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I'm having the opposite issue. I fought through the excuse phase and got back into riding everyday mode. Then today I had a flamboyant TDF type lay down in the middle of an intersection. Now I can barely walk, and I'm not sure when I'll be able to ride again, and if I will have to skip my first century attempt at the end of the month.

Crashing kind of sucks.
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Old 09-07-06, 09:34 AM   #9
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Originally Posted by scotton
I'm having the opposite issue. I fought through the excuse phase and got back into riding everyday mode. Then today I had a flamboyant TDF type lay down in the middle of an intersection. Now I can barely walk, and I'm not sure when I'll be able to ride again, and if I will have to skip my first century attempt at the end of the month.

Crashing kind of sucks.
I saw a guy dump it in an intersection on South Cooper in Arlington this morning, a red Ford pickup almost ran over him - you?
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Old 09-07-06, 11:54 AM   #10
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Quote:
Originally Posted by knobster
This whole year my wife and I have really been pounding out the miles leading up to this century that we did a few weeks ago. Since then, I have made every excuse to not get on the bike. People here have that kind of thing happen to them? Worries me that I've spent all this money on a hobbie/lifestyle that I'm burned out on..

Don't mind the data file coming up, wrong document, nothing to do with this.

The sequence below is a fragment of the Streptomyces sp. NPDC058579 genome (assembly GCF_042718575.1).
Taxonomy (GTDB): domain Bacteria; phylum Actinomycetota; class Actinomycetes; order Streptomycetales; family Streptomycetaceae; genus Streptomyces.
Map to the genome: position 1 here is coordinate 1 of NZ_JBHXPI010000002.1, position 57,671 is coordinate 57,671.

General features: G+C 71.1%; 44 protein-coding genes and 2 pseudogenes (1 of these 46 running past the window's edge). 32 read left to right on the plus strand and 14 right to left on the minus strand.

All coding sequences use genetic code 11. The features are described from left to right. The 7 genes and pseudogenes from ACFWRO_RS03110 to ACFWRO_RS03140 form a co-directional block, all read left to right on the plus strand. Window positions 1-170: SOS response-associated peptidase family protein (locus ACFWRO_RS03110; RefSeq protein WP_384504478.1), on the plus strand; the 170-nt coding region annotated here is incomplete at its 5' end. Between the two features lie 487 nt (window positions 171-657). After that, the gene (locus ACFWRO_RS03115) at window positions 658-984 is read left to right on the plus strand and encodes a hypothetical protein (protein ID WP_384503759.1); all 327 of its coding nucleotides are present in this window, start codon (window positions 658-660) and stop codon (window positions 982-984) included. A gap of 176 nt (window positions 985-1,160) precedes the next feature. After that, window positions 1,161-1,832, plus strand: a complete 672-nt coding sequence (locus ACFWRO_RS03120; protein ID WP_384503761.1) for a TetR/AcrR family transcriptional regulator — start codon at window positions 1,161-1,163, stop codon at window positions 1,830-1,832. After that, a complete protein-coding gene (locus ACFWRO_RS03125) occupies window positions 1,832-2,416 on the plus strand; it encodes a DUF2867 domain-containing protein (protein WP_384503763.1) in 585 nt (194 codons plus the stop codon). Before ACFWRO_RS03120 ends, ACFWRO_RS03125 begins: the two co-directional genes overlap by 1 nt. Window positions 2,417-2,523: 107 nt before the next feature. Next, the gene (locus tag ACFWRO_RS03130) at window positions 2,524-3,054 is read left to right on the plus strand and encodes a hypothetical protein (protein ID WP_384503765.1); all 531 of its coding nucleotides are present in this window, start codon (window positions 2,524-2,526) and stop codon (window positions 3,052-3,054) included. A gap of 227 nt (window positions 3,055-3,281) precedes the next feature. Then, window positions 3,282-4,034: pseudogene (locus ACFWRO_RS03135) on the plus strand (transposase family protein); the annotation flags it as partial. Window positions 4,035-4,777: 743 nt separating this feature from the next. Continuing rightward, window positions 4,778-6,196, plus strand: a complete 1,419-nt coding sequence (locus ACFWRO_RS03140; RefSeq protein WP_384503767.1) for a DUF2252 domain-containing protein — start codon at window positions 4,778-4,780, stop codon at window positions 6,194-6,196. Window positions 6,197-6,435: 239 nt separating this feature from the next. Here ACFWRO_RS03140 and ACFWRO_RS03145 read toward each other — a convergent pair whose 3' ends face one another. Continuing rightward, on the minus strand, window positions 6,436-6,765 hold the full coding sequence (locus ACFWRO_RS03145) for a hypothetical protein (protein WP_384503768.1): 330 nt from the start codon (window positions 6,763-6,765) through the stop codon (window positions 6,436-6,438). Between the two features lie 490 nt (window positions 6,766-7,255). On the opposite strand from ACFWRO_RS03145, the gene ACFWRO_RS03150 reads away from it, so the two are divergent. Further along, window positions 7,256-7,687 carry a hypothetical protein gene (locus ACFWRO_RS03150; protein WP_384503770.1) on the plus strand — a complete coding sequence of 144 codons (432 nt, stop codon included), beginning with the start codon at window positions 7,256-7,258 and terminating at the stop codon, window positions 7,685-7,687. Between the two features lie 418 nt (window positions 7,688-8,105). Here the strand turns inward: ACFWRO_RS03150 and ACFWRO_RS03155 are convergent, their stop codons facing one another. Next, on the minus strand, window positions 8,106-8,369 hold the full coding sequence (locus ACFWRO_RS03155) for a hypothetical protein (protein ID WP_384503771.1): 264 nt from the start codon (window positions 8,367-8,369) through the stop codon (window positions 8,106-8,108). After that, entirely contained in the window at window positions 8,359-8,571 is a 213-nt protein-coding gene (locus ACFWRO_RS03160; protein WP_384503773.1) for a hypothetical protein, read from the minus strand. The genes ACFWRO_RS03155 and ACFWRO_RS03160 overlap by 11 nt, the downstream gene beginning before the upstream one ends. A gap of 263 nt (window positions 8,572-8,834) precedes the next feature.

I have gone through a phase this season where riding stopped being fun and I felt like you. You can get it back, it will take a little effort but the 1st thing is to start enjoying riding again.

Knobster, I think we went on the same ride together last month, Bikefest. I also had been in the midst of a deep funk even the weeks leading up to and after Bikefest, matter of fact, I went from planning to do the century at bikefest to the metric cent and then wimping out totally down to the 31 mile ride. And my decline didn't stop there.

By the time I pulled out of my dive, it was 3 weeks + of very sparse and low effort rides.

I was in a Depression. No energy for anything.

Huge decline in fitness and legs felt like jelly going up even modest hills at 8 mph.

After the depression lifted 1st thing I did was ditch the heart rate monitor and computer. The only relevant data the cycle computer told me was the correct time so I knew how much longer I could ride. I rode slow, really slow. Distance and speed were not relevant, just get out there and ride and enjoy the ride. Really enjoy it, stop a lot, enjoy the scenery, stop at a coffee shop for as long as I want. Smell the roses. Whatever! Also, to accelerate the regaining of strength I went to the gym and did leg work and ab work, presses, extensions, etc.

2 weeks of that and I showed up at a group ride and went out with the front group and stayed with them as long as I possibly could (about 18 miles) and then limped home on my own from there. Huge fun. I averaged about 18.2 for the 18 miles to the rest stop, by the time I got home I wanted to take on the world.

Don't give up. If you are in a depression like i was, words like don't give up are flat useless until it passes, but it always goes away. It only took about 2 weeks to get it back. The most important thing for me is to enjoy life. Without that, I can't get anything done. Life ebbs and flows, don't take it as the end of your love of cycling, if it gets boring, change it up a little bit. You'd probably regret the hell out of it if you stopped.

FMP
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Old 09-07-06, 07:17 PM   #11